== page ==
Budgeting and saving money doesn’t come naturally to many people for obvious reasons. Spending money on non-essentials is so easy. I mean, who doesn’t love shopping? Splurging on a new pair of shoes? We’ve all done it! Even if you’re committed to a well-laid spending plan, resisting to spend is harder than it seems.
Getting on track with a realistic budget and putting money away may not be as difficult as you think. Start by taking the time to create a budget. This can help you take better control of your finances and prioritize spending. Therefore, it allows you to make progress toward your long-term financial goals.
Make a Classic Budget
Budgeting your money is the cornerstone of a sound financial plan. Seeing all the numbers in black and white can offer valuable perspective on where your money is going and how to put it to better use.
A budget can help you spot areas where you’re spending more than you realize. It can also be set-up to allow for the occasional indulgence as well as unforeseen emergencies. There are lots of reasons to set aside a few hours to build a classic budget. Especially when you can do it in four easy steps:
1. Gather all your expenses, bills and incomes for the last month.
2. Create a budget worksheet using a budget template and list all income and expenses.
3. Add up each set of figures and subtract the expense total from the income total to get a general idea of where you are financially. If your income is larger than your expenses, you’re in the clear. However, if your expenses are higher than your income, you need to make some cuts.
4. Drill down into your expenses and further categorize them into fixed, variable and discretionary expenses.
Adopt the 50-20-30 Approach
There are alternatives if you don’t want to make a classic budget. For example, you could consider structuring your plan according to the 50-20-30 rule. Under this approach, you spend 50 percent of your after-tax income on housing, food, and other necessities. 20 percent is spent on paying down debt or increasing savings. 30 percent is on whatever you want. Although this plan is simple, some critics say that it allows too much flexibility in your spending and doesn’t emphasize debt reduction or savings enough.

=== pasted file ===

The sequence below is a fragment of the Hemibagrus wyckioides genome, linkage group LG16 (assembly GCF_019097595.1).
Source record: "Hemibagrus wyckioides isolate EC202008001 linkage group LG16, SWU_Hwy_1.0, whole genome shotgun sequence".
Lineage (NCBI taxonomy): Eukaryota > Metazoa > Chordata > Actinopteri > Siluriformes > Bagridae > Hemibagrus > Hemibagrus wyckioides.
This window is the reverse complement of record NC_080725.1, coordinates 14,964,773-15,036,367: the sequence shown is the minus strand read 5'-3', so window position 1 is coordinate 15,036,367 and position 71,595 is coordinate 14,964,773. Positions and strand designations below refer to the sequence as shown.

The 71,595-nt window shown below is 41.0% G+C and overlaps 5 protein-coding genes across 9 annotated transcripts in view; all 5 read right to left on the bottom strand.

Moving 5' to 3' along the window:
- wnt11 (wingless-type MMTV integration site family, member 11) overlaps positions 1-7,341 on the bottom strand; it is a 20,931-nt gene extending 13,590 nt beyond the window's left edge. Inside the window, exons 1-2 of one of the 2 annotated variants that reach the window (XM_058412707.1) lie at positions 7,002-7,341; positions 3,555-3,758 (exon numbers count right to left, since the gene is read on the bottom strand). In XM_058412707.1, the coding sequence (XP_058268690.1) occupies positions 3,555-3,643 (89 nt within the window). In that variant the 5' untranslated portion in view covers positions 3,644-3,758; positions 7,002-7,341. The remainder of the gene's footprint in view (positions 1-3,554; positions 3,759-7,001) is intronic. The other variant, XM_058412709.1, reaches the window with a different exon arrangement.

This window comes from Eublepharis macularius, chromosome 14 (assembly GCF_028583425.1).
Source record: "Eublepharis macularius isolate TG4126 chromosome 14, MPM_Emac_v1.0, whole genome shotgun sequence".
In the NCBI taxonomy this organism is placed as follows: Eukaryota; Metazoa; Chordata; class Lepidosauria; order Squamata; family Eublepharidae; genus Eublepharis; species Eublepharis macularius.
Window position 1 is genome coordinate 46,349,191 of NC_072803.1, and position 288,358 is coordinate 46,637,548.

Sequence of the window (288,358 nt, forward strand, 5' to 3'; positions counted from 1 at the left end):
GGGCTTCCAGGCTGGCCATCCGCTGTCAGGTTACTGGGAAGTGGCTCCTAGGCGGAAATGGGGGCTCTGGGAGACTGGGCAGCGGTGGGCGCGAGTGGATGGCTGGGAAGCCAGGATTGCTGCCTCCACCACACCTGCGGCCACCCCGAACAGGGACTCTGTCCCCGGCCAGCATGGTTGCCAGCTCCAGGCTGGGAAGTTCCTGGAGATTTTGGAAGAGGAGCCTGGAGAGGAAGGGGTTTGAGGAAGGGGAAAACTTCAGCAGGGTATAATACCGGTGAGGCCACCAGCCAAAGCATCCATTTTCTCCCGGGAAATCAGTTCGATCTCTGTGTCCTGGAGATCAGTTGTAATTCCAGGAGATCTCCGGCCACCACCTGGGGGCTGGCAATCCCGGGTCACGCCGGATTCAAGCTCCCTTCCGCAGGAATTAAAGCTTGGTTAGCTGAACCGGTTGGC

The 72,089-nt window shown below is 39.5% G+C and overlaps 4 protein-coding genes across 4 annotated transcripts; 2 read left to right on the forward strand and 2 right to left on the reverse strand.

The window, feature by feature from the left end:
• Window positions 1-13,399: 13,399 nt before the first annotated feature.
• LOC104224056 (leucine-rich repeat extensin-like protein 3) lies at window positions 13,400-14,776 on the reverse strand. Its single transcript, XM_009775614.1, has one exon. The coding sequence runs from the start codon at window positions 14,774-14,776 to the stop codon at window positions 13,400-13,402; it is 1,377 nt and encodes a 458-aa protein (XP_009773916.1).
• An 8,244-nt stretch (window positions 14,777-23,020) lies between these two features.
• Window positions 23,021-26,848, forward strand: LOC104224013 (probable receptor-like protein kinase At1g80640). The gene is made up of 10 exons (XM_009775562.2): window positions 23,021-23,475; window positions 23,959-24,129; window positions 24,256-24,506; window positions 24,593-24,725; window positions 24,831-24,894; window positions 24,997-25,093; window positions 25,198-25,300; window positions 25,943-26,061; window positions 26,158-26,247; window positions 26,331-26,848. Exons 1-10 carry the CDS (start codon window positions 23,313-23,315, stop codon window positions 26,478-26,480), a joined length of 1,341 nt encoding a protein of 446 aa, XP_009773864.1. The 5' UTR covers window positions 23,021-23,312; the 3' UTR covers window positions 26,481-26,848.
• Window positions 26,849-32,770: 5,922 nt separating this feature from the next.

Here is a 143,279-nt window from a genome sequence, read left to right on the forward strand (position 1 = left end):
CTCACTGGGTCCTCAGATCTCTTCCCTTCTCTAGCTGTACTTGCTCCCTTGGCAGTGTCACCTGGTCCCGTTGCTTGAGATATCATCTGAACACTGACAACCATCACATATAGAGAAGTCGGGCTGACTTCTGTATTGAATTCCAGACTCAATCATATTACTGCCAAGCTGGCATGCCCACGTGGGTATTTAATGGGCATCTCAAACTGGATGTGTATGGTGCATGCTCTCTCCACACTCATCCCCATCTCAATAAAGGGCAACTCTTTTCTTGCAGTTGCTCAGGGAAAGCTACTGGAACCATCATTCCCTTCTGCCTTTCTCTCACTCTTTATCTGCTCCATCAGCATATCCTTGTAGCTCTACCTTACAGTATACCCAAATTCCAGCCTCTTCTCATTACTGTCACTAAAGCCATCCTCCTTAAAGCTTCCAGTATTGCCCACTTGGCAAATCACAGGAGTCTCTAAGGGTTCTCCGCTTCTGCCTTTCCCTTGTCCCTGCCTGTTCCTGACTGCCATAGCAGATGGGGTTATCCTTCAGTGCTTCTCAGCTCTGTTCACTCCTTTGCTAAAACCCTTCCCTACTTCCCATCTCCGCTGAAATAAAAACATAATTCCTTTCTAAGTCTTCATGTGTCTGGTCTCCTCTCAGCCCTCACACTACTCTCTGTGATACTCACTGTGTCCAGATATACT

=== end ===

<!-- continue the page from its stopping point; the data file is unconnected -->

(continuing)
Another alternative to a classic budget is a budget app. Today, there are hundreds of app that you can downloaded on your phone, tablet or computer. Usually, the apps consists of you linking it with your checking and credit card accounts. From there, the app tracks your spending and generates a monthly report by spending category.
Budget apps can often be set up to alert you when a payment is coming due, when an account balance is getting too low, or if there’s suspicious activity in your account. The cost of most apps ranges from zero to several dollars a month. However, there are some who offer free introductory periods so you can try them out before purchasing them.
Put Your Budget to Work
Once you figure out how much money you’re spending and where, you’re in a better position to take the necessary steps to put yourself in a better financial situation.
Start by reducing your spending amount on items you can do without. For example, do you really need a $5 coffee every morning? Could you make do with a smaller, older car? Instead of an expensive vacation, would you be willing to try a stay-cation?